> In Boyapati's system, the race-freeness follows (as I understand it) from
> the fact that unique pointers and pointers to immutable objects are
> themselves recursively protected by one of the four protection mechanisms.
> The recursion stops at thread-local objects and objects protected by a lock.
> I think making the unique pointer or the pointer to the immutable object
> volatile is not enough, since it does not protect the fields of the object.
I am afraid I don't really understand this. The semantics of volatile in
the upcoming revision to the JMM are that every write that was visible to
a thread before it wrote to a volatile is visible to another thread after
it sees that write. That includes writes to the fields of the object to
which the unique pointer is pointing (assuming that you have to write to
the fields before you give up the unique pointer!).
The way I imagined it acting was: one thread constructs an object, then
places a volatile reference to that object in a shared area (thereby
losing the unique pointer, and "publishing" all of the writes it has seen,
including the object's fields). Another thread sees that unique pointer
by performing a volatile read (thereby acquiring both the unique pointer
and all of the writes it has seen). Is this not how this sort of thing
As for immutable objects, I would equally think that they can be enforced
by making all of the fields of the object final (which will also give
transitive guarantees to the contents of the final field).
> > This is, of course, another interesting thing to explore, but much harder:
> > is there a way to allow complete freedom to roll your own synchronization
> > and still prevent data races? It can't be done with static data race
> > detection, because that is NP Hard. What we have now is a set of
> > heuristics for detection, like "if there is a unique pointer, there is no
> > data race".
> I assume you mean "undecidable" instead of "NP Hard"?
My understanding of this is that it is NP Hard. See Netzer and Miller's
paper "On the Complexity of Event Ordering for Shared-Memory Parallel
Program Executions" in The Proceedings of 1990 International Conference on
> A language cannot be everything to everyone. For those who want maximum
> efficiency and flexibility, there is C++. Disallowing data races aligns with
> Java's design goals, by making it easier to write secure code (remember for
> example the attack with the "/tmp/usr" string), by simplifying the semantics
> (more specifically: the memory model), and by removing a source of bugs that
> are hard to "detect, reproduce and eliminate" (Boyapati).
Well, of course, the design goals of Java are not up to me. I do think
that the current state of the art in languages based on Java that disallow
data races would arguably be difficult to teach, and definitely too
restrictive for a class of programming techniques that are desirable in
Java. Miles's I/O example is one of these restrictions; I would also be
surprised if Chandra's system could express everything in util.concurrent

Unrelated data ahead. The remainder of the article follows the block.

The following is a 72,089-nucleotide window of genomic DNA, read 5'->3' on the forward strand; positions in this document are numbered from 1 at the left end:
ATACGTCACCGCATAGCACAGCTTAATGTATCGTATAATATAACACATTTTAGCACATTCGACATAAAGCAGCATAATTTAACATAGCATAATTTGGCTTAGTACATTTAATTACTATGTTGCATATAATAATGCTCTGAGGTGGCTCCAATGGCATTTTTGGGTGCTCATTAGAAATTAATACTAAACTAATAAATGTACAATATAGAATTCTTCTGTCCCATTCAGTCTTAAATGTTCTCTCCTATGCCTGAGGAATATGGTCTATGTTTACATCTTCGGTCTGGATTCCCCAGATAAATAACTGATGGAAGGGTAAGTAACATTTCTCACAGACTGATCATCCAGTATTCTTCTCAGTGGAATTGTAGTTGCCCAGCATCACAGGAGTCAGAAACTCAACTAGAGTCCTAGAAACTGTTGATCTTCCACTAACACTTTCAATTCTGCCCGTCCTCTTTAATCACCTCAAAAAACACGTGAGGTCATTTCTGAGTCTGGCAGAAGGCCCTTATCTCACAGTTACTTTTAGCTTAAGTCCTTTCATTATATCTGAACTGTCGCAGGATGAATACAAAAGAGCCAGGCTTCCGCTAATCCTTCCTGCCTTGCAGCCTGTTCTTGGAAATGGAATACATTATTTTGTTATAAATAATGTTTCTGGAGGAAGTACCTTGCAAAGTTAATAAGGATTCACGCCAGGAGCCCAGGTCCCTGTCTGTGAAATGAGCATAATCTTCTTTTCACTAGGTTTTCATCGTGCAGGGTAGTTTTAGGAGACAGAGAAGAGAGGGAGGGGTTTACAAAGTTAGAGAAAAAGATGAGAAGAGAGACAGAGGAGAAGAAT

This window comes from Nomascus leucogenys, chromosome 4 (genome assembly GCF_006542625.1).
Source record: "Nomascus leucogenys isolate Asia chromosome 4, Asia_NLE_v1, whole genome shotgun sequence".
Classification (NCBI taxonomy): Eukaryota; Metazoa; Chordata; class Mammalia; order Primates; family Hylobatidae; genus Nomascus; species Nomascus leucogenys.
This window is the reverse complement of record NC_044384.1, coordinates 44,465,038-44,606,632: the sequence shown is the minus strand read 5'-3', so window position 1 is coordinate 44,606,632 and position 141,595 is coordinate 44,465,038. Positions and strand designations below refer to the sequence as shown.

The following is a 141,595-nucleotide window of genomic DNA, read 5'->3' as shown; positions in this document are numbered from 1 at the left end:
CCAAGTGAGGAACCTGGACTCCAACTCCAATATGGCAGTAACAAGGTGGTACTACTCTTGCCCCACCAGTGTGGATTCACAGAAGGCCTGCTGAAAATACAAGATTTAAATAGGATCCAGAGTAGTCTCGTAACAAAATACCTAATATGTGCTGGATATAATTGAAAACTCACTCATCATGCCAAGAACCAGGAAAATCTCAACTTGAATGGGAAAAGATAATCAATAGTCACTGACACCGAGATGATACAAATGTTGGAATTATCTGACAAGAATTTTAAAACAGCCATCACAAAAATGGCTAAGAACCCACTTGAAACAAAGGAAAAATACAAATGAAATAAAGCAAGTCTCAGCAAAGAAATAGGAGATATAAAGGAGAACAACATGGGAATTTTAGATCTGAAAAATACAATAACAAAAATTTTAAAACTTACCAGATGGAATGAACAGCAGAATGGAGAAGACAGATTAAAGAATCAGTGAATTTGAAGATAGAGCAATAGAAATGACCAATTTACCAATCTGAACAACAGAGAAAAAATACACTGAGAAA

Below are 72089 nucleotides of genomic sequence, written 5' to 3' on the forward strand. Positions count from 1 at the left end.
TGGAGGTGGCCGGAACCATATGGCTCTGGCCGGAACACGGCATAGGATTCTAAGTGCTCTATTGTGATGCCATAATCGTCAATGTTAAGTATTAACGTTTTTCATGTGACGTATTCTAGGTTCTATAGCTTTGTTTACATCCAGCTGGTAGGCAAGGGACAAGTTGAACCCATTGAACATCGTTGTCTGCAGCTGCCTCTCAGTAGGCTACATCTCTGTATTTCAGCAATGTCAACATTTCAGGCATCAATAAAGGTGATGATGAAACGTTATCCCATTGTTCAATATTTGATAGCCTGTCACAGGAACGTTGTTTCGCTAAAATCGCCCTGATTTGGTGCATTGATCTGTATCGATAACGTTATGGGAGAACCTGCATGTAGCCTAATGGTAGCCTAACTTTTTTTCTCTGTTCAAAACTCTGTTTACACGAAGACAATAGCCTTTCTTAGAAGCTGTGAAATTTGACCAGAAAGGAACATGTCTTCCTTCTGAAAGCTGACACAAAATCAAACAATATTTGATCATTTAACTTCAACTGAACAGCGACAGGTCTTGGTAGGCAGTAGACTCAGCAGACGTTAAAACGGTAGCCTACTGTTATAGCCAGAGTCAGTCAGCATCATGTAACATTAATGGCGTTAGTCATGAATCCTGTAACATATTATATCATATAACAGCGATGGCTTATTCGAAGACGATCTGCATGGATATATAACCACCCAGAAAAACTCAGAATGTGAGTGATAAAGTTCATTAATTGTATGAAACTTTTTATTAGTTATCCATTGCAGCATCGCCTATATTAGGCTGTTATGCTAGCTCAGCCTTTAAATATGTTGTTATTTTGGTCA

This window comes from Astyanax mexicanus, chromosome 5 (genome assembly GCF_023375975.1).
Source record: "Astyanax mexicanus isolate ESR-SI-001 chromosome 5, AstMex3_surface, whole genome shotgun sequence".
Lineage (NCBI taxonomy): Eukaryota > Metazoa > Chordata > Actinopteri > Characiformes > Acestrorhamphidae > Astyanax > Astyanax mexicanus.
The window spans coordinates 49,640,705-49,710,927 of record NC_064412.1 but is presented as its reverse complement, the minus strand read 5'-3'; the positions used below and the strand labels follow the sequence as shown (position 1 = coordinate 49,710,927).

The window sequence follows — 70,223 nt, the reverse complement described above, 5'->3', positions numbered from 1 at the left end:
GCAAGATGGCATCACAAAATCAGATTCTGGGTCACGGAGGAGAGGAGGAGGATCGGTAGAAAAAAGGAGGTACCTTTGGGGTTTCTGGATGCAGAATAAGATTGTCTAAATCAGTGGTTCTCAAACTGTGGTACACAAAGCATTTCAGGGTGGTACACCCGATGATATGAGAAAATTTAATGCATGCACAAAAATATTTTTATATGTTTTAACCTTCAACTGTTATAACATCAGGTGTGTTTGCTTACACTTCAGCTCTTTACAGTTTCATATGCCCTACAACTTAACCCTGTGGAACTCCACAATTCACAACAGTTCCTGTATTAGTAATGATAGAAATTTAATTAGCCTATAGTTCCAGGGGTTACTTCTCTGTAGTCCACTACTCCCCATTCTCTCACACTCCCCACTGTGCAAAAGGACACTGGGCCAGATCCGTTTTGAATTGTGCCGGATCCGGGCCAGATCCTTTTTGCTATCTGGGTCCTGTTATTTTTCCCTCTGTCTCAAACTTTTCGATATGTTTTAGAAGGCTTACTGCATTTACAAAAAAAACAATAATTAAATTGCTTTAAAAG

I should point out that I do feel the informal semantics of the memory
model are relatively easy to learn - certainly, if you are doing serious
multithreaded programming, the notions shouldn't be too crazy. The
formalism is difficult, but people don't really have to understand the
formalism. The informal notions that everyone should know are just:
1) An unlock, or a write to a volatile, acts as a publication of data seen
by the thread performing that action.
2) A lock, or a read of a volatile, acts to acquire, for the thread that
performed the action, the data published by the last unlock or write to a
volatile on the same monitor or volatile variable.
3) The upshot of this is that you are not guaranteed to see anything
written by another thread unless you perform synchronization on the same
monitor / volatile variable.
That's it, for normal and volatile fields. The formalism is complicated
because we had a bunch of minimal guarantees to make for when the code is
unsynchronized. The only real change for programmers is that they have to
discard their notions of sequential consistency for unsynchronized code,
but they arguably shouldn't have had those in the first place.
For final fields, there is one important rule:
If you construct the final field and all objects reachable from the final
field in an object's constructor, and don't let a reference to that object
escape the constructor, then the field is immutable, and other threads
will see the correctly constructed values. If another thread sees a
reference to the object that escaped the constructor, then that thread
doesn't have the guarantees for the final field.
That's the programmer's eye view, really. It is only complicated if you
try to thoroughly understand what happens when your code is incorrectly
synchronized. Even then, we can probably explain the upshot relatively
Anyway, can you tell that "the memory model is complicated" is not a meme
I really want to take hold? I'm just afraid that everyone will ignore it
and keep writing double check without using volatiles.
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